Littleton residents have apparently discovered that the answer to the age-old debate – “Which comes first, the chicken or the egg?” – is the …
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Littleton residents have apparently discovered that the answer to the age-old debate – “Which comes first, the chicken or the egg?” – is the chicken, and they’d like to be able to have more of them.
City Council passed an ordinance in 2010 that declassified chickens as pets, which are limited to three per home, and allowed families in residential neighborhoods to have up to four hens. CouncilwomanPeggy Colerecently asked staff to draft an ordinance upping the number to six.
“Staff has also received inquiries requesting additional chickens for the purpose of increasing the number of eggs produced to more adequately feed a family,” reads a council communication to the planning commission, which heard the proposal March 26.
Stacia Martin was happy to hear the news. Her four chickens each lay an egg a day – not quite enough for her family of five.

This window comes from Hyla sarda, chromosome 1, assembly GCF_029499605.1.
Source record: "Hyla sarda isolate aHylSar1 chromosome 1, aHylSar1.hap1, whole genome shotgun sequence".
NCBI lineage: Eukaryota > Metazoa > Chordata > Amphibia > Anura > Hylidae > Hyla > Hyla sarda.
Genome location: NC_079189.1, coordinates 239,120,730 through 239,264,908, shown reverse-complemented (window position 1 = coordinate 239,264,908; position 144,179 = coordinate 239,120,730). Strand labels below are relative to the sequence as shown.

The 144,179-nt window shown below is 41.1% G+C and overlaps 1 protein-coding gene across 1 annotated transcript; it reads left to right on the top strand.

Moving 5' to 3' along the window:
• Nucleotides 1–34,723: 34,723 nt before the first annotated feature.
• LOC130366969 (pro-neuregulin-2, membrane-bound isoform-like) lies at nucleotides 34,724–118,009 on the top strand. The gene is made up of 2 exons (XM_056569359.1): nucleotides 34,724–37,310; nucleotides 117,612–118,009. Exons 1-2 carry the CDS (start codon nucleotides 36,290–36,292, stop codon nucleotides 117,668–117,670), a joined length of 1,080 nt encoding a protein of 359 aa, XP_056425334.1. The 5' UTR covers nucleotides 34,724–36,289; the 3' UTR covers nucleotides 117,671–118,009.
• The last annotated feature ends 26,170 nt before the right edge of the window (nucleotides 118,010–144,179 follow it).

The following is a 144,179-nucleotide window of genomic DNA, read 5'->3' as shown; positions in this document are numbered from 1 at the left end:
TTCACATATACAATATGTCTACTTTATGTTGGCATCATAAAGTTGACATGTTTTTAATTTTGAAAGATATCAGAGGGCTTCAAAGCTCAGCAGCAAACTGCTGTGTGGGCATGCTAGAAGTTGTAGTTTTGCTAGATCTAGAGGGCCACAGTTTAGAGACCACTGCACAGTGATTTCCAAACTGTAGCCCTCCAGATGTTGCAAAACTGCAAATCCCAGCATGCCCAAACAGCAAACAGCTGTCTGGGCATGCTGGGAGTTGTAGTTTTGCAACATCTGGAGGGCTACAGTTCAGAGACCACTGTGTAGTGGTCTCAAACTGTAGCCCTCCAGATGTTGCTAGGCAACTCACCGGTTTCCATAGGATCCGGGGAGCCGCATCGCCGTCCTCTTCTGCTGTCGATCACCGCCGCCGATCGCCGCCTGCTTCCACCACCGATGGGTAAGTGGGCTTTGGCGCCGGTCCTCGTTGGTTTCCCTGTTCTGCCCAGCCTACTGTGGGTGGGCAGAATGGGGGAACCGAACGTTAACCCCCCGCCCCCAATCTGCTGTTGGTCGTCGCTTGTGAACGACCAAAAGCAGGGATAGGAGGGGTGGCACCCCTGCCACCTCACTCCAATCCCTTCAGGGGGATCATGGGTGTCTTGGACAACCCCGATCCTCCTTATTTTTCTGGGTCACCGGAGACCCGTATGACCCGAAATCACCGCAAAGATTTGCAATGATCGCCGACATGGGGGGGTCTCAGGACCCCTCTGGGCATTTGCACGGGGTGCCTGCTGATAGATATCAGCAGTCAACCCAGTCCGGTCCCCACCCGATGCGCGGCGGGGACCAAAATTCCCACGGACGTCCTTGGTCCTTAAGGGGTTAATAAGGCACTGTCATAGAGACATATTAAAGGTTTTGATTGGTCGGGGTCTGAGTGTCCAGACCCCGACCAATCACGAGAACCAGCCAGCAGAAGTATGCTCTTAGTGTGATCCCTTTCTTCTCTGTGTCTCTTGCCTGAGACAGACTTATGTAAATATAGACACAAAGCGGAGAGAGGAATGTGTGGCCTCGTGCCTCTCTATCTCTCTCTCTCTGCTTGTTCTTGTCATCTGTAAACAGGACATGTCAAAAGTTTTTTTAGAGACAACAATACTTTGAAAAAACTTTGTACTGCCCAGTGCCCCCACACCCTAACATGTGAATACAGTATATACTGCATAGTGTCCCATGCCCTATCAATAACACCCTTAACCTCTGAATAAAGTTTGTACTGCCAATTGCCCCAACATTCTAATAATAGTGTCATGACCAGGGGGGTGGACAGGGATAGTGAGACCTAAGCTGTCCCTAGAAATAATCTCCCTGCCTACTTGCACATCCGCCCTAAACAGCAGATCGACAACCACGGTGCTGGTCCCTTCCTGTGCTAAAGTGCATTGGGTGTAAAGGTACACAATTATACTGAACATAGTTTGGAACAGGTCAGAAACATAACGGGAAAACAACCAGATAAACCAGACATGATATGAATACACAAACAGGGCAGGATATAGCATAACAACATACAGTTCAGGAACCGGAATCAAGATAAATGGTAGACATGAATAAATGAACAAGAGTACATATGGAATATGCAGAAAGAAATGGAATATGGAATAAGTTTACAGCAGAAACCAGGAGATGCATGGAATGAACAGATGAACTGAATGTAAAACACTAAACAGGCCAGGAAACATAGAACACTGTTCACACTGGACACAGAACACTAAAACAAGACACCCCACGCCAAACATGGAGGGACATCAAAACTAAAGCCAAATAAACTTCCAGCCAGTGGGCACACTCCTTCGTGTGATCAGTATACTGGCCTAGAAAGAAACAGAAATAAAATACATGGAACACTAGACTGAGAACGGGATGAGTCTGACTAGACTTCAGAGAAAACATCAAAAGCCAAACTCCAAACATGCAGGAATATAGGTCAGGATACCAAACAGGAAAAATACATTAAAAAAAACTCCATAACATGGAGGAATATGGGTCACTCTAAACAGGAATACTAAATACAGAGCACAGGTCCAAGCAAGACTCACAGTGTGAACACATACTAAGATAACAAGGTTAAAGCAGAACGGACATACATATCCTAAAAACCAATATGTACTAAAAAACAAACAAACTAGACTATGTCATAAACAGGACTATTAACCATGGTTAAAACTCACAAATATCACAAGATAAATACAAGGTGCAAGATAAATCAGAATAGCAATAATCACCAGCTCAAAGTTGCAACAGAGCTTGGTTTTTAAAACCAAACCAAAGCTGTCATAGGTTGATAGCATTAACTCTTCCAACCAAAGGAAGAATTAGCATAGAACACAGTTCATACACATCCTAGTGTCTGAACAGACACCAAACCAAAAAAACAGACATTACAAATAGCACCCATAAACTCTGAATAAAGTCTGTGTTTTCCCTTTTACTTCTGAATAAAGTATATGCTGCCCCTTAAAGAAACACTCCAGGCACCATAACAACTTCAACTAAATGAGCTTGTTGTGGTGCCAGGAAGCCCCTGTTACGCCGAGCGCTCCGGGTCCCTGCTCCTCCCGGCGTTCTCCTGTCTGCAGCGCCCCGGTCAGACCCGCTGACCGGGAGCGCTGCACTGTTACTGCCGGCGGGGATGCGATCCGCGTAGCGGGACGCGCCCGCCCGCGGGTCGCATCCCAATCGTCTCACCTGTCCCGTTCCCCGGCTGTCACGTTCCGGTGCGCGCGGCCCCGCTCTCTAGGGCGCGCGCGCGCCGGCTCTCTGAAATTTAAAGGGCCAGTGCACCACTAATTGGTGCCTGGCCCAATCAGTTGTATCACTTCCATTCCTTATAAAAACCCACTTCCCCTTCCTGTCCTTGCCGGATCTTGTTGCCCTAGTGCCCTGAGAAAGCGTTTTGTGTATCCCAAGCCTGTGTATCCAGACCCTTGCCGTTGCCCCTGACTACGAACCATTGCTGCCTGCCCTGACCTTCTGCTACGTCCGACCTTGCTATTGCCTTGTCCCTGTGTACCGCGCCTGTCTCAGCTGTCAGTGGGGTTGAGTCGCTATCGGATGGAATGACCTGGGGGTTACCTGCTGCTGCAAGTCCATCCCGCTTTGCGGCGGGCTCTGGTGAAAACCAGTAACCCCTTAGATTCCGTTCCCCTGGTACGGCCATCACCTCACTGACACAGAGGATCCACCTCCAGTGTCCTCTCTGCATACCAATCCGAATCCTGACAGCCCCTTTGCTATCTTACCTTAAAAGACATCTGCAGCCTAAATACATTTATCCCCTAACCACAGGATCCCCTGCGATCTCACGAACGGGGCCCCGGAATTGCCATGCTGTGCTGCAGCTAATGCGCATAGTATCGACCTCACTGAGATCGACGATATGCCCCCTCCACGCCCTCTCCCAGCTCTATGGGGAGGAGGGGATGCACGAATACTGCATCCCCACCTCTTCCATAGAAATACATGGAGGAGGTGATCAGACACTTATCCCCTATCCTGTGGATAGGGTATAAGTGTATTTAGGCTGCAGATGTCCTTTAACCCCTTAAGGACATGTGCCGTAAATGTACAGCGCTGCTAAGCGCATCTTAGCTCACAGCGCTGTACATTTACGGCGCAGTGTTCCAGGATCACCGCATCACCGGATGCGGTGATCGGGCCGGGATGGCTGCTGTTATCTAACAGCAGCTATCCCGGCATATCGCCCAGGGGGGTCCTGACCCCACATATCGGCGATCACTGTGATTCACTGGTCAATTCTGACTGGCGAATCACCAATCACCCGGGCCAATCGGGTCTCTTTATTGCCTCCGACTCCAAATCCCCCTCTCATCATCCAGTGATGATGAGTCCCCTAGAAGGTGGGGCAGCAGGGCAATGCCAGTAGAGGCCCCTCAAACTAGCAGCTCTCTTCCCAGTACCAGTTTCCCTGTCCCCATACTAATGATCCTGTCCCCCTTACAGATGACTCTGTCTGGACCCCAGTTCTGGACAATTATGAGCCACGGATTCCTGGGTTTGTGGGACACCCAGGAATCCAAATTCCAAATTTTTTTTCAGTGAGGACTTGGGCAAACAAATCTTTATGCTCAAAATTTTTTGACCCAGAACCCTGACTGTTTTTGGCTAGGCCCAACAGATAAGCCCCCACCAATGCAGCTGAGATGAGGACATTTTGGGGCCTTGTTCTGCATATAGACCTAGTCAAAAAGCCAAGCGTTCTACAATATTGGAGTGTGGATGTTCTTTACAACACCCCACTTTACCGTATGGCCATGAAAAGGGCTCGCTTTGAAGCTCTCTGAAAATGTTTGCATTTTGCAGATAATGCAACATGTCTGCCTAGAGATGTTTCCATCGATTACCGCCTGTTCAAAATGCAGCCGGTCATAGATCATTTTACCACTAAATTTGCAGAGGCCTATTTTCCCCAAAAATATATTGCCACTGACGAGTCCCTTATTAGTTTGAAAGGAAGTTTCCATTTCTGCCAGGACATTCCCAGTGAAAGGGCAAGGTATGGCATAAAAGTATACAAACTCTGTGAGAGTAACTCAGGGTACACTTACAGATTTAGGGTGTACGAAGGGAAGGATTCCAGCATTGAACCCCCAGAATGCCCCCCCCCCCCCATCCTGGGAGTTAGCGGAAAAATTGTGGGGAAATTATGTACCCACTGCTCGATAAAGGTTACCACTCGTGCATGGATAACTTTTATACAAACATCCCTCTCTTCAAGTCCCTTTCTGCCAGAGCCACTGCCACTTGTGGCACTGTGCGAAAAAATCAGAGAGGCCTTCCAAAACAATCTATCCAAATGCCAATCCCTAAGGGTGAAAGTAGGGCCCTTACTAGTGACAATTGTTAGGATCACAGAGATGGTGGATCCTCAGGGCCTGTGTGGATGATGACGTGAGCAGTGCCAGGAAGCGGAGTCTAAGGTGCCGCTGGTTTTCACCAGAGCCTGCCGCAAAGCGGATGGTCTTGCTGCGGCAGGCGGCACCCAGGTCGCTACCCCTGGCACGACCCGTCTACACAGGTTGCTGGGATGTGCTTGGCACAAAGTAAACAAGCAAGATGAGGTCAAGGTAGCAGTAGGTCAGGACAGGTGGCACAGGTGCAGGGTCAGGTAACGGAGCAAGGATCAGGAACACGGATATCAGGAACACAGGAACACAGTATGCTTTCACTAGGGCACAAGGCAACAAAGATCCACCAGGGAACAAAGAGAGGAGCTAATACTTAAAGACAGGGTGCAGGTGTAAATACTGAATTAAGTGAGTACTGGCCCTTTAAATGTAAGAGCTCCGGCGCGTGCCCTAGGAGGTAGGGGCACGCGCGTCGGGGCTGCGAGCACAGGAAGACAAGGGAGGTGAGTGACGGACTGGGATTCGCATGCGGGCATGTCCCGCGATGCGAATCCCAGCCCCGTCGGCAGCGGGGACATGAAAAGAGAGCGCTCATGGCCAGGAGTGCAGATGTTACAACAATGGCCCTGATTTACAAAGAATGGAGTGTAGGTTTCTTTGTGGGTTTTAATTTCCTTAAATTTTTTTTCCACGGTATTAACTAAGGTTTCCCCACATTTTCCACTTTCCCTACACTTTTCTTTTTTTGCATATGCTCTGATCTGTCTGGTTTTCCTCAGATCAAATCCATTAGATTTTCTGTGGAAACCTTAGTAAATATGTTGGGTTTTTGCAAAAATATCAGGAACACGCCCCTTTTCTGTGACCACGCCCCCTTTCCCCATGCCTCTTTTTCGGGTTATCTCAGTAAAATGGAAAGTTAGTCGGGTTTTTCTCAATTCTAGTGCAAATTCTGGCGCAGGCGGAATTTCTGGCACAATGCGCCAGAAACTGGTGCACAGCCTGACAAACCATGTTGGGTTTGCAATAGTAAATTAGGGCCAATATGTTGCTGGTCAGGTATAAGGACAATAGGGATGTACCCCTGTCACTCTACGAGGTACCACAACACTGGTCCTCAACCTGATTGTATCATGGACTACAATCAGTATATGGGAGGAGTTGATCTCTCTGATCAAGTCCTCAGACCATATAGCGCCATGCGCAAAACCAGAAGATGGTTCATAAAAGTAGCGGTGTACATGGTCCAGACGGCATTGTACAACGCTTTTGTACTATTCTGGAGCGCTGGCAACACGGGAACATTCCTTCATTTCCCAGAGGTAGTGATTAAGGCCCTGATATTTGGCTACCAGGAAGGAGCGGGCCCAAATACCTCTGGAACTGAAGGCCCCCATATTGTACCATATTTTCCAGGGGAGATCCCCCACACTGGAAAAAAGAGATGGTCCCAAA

“We get fresh eggs every day,” she said. “Sometimes they’re still warm when we go get them.”
Martin said because hens only lay well for a couple of years, having six will allow her to replace two of them every year and still get four eggs a day. Because roosters aren’t allowed in city limits, the only practicable way to get new ones is to buy them; they generally only cost a couple dollars apiece.
A dilemma is what to do with the retired chickens, because they can live up to 10 years. Some people euthanize them, said Martin.
“But that would be sad, because they’re cute,” she said. “They’re a fun thing in the back yard, and they fertilize the garden. They’re kind of like pets. They get excited to see us, and we’ve trained them to come when we call.”
The neighbors have been so enchanted with Martin’s chickens that some are setting up their own coops. She said nobody has ever complained about them.
In fact, said Community Development Director Glen Van Nimwegen, the city has heard very few complaints about odor or noise since the original ordinance passed.
Commissioner Dave Metcalf expressed concerns about the balance of protecting some property owners vs. benefiting f others, and said setting any limit is arbitrary to some extent.
“We could play this game all day long,” he said.
The commission voted four to three in favor of recommending that council approve the ordinance. Council will hold public hearings on the matter when it comes before them.
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